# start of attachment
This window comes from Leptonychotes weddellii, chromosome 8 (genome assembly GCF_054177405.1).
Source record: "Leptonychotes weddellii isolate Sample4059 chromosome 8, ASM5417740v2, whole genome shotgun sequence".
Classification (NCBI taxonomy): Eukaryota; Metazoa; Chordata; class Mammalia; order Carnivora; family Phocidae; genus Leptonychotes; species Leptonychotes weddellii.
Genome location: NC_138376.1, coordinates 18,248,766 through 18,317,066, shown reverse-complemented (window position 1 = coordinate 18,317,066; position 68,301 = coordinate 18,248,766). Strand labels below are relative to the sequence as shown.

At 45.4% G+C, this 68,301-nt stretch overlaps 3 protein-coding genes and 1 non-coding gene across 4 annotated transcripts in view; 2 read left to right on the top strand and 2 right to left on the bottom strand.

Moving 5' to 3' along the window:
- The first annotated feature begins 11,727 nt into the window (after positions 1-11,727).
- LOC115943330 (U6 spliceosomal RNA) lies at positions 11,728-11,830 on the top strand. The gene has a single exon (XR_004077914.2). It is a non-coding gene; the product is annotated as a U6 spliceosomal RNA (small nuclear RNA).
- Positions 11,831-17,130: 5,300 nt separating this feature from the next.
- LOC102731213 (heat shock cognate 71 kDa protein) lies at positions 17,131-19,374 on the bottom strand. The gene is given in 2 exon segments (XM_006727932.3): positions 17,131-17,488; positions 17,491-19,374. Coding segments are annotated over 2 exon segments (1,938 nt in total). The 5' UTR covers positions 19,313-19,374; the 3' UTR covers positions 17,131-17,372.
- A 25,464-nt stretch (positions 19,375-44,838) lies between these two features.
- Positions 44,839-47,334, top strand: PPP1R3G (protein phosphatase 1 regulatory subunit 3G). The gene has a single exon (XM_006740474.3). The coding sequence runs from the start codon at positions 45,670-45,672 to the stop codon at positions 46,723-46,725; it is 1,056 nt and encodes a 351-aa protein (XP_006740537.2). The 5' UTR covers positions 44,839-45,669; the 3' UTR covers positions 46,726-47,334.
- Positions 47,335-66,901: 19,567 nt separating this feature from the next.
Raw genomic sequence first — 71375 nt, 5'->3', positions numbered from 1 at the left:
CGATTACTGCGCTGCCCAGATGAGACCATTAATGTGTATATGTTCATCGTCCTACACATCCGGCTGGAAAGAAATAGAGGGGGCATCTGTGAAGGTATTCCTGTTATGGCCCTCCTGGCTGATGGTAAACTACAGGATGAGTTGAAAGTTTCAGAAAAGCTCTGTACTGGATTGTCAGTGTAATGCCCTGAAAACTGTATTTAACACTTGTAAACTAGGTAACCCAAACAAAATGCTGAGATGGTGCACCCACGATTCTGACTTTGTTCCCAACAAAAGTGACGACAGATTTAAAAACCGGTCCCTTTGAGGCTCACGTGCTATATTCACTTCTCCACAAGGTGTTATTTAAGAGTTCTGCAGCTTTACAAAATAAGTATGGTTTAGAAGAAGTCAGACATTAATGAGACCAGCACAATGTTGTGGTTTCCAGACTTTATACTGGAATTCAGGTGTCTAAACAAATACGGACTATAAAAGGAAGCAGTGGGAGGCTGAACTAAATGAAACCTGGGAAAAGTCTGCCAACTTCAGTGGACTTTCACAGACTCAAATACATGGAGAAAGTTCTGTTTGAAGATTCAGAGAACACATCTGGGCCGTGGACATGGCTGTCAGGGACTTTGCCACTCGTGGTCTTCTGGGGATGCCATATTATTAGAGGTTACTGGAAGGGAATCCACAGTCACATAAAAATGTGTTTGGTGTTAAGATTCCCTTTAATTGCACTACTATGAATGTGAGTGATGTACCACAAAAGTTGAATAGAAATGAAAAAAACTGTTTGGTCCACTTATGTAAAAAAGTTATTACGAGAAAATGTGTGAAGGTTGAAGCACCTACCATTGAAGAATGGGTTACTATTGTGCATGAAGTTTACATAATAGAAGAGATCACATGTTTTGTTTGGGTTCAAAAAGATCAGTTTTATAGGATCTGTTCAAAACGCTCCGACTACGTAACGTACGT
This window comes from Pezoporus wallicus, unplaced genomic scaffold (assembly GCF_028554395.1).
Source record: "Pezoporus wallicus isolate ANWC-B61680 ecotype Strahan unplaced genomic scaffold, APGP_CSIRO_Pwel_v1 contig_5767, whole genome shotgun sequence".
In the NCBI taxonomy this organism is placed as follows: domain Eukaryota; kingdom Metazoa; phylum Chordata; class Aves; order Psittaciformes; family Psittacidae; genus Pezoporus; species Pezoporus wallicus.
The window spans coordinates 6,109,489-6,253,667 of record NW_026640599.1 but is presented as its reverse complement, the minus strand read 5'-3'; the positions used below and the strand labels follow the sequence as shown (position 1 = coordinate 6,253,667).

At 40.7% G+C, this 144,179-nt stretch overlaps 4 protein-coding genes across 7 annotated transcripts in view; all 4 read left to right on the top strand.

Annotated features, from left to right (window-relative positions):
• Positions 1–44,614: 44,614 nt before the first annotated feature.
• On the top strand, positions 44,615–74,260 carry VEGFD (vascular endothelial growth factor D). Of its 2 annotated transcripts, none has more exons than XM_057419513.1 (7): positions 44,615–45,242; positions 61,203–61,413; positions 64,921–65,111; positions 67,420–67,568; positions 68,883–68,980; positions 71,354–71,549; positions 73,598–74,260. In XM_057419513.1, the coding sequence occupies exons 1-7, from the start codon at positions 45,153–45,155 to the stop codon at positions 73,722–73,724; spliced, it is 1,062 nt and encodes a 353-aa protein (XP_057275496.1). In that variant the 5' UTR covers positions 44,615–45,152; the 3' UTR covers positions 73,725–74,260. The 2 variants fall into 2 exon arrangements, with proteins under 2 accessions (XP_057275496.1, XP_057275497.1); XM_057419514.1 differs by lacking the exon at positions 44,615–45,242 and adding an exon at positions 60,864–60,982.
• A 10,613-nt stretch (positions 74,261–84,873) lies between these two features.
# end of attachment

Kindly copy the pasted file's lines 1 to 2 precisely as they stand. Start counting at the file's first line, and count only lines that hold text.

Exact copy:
This window comes from Leptonychotes weddellii, chromosome 8 (genome assembly GCF_054177405.1).
Source record: "Leptonychotes weddellii isolate Sample4059 chromosome 8, ASM5417740v2, whole genome shotgun sequence".